If you’ve read up on headlines over the past year or two, you’ve probably heard of not eating breakfast to lose weight. Otherwise known as intermittent fasting (IF), weight loss isn’t the only goal here.
In fact, fasting has been used as a therapeutic practice for a long time. And yes – it can be used to effectively shed some fat, increase lean muscle mass, and help you reach your physical goals by following the same principles as calorie restriction – the foundation of any series of dietary choices for weight loss.
Generally speaking, there are two types of people: the breakfast people and the breakfast skippers. The breakfast people wake up with a gentle hunger and they are ready to eat within an hour of rising.
The breakfast skippers often feel as though eating breakfast would feel too heavy first thing in the morning, holding off until later to do so.
There’s nothing wrong with either of these, despite the notion that ‘breakfast is the most important meal of the day’ being drilled into our minds for so long. For many people, skipping breakfast could actually help them.
If you click around on the web for awhile, you can find research for either breakfast being the key to weight loss, or skipping breakfast being the ultimate fat burning fix.
The truth is, this is going to differ from person to person, and there are benefits to either strategy. Some people aren’t cut out for regular fasting while others will adapt to it quite well.
Let’s talk about the benefits for weight loss, for the body, and the risks.
The benefits of intermittent fasting for weight loss
Fasting can be done a few different ways such as alternate-day fasting (only eating every other day), but the easiest way to get into fasting is simply by skipping breakfast.
If you’re eating dinner at 6 p.m. and you wait until 12 p.m. to eat lunch, you’ve already fasted for 18 hours – a good portion of which you were asleep for. We don’t have to turn to science for why this might boost weight loss.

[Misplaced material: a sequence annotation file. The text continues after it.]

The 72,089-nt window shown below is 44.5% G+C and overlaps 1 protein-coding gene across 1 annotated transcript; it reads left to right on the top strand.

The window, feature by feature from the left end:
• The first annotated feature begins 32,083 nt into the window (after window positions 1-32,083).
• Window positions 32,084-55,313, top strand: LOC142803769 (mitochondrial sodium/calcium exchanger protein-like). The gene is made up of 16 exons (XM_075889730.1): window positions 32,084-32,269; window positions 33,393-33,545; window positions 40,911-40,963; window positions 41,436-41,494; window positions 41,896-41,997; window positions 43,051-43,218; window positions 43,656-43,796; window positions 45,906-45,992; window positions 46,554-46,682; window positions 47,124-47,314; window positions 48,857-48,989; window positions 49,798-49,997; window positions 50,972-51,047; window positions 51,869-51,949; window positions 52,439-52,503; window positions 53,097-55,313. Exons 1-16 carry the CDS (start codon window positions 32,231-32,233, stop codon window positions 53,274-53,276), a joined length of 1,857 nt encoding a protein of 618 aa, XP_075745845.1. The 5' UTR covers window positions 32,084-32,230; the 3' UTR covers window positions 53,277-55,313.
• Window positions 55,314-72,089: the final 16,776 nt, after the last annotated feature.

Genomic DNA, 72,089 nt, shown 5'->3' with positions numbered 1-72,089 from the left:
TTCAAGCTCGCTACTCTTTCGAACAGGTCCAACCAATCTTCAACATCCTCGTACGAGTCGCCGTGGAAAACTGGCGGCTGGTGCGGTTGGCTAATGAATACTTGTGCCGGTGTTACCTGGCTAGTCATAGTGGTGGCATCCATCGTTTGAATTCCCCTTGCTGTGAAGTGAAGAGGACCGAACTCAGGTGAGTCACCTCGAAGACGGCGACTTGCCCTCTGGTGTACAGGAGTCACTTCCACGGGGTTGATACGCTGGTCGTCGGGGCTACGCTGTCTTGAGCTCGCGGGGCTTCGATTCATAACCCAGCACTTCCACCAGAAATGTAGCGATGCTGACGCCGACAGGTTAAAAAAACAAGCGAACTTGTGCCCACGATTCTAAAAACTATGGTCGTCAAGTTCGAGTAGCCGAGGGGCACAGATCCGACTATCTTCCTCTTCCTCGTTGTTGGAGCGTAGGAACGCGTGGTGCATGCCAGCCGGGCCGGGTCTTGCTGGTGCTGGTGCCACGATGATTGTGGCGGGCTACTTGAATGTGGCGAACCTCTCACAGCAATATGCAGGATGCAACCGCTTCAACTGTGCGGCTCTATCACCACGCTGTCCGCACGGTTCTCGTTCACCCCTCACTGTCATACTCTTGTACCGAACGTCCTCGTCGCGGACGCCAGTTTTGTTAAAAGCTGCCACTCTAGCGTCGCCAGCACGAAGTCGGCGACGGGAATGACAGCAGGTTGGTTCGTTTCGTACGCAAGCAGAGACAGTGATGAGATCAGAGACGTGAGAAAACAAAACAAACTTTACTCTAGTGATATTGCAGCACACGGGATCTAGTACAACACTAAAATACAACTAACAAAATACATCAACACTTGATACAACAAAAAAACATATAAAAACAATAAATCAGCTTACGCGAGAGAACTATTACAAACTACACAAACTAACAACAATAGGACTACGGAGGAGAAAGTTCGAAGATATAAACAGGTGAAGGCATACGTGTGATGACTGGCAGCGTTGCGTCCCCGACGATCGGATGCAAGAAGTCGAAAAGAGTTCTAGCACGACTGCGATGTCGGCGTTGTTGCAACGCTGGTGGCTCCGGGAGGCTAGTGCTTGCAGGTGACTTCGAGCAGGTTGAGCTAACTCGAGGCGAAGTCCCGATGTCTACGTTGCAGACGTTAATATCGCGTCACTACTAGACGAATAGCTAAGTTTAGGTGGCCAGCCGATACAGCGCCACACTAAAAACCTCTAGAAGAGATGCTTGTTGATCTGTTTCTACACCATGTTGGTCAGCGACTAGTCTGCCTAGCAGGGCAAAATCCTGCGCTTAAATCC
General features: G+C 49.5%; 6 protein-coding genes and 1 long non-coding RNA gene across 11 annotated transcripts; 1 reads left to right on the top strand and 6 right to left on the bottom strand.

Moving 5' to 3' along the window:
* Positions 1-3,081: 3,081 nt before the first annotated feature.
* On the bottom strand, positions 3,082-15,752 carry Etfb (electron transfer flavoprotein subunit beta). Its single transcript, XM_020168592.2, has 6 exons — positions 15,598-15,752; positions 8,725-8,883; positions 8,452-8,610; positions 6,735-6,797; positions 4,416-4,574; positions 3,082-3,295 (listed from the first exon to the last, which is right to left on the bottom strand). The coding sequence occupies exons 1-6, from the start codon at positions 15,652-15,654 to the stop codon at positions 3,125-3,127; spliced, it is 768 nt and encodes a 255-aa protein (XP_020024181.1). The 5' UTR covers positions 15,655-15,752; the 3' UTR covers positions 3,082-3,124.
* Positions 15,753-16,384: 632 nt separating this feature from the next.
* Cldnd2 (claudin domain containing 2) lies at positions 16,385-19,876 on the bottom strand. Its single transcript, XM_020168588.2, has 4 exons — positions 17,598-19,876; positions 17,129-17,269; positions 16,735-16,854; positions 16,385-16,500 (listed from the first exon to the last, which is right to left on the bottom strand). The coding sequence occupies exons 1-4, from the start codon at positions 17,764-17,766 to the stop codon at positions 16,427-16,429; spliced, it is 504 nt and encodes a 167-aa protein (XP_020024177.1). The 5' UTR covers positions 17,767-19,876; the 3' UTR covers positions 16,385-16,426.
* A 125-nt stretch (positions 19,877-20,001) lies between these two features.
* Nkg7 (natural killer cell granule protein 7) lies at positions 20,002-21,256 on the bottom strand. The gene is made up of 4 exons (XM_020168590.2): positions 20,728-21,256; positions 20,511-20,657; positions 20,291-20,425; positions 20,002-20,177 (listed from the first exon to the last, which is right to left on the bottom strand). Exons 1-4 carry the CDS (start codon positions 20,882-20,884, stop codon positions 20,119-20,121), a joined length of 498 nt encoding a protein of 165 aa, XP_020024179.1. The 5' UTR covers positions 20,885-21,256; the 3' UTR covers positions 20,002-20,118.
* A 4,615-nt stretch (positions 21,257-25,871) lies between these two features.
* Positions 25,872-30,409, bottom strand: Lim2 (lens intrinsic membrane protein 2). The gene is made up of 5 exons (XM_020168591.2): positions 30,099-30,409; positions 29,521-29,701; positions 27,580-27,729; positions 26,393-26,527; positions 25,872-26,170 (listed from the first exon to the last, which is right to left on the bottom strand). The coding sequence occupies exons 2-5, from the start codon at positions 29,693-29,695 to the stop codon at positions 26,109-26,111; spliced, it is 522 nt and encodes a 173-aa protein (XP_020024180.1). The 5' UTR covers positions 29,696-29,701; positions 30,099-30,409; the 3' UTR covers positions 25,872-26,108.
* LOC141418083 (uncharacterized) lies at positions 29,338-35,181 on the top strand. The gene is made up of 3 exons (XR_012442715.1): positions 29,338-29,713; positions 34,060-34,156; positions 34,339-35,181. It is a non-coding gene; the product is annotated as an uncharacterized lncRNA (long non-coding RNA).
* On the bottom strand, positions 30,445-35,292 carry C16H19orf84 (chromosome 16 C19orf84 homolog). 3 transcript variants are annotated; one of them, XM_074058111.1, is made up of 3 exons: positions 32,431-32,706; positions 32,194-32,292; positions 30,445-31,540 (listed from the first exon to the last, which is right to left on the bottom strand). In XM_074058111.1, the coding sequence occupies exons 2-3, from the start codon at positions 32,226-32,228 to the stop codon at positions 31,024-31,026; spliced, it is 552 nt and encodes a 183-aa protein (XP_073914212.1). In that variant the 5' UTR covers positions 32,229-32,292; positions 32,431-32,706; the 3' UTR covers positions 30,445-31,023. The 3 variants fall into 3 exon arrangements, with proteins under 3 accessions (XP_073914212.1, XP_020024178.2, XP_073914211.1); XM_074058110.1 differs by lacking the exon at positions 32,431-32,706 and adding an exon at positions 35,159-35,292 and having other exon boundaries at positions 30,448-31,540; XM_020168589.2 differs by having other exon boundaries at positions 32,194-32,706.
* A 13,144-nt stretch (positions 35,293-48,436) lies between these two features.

You’re eating fewer meals, often taking in fewer calories unless you’re gorging during meal time. It goes beyond portion sizes and meal timing, though.
Blood levels of insulin drop. This helps to prevent insulin resistance which can lead to weight gain and type 2 diabetes. It ensures proper blood sugar regulation which is important for weight, hunger cues, and energy (1).
Fat oxidation increases. Fasting for more than six hours optimizes fat oxidation (4). This essentially means the body is more efficient at breaking down fats into smaller parts (fatty acids and amino acids) and using it as energy throughout the day.
Think of it as a time-released medicine; considering we generally take in more fat than the body needs or can use at once, the rest has to go somewhere. Regarding weight loss, it’s better that it’s broken down than stored.
Decrease in serum glucose. What does that mean? Well, it’s thought to be the reason why there’s a rather significant metabolic increase during the early stages of starvation.
Fasting can send the body into a state in which its total daily energy expenditure or TDEE (how many calories you burn while simply resting) is higher, aiding in weight loss (5).
Retention of lean mass. One of the major gripes with weight loss is the subsequent loss of muscle mass. Calorie restriction is necessary for weight loss, and it can be healthy for other reasons too, but losing fat is nearly impossible without also losing some muscle.
Intermittent fasting causes less muscle loss than continuous calorie restriction used in a typical diet (6). Lean mass is less dense than fat and increases metabolic rate which is beneficial for weight loss.
Effective for obesity. Intermittent fasting may seem like an extreme measure, but it’s safe and effective even for obese individuals. Research shows that in combination with calorie restriction, intermittent fasting is good for both weight loss and cardiovascular protection in the treatment of obesity (7).
The benefits of skipping breakfast (beyond weight loss)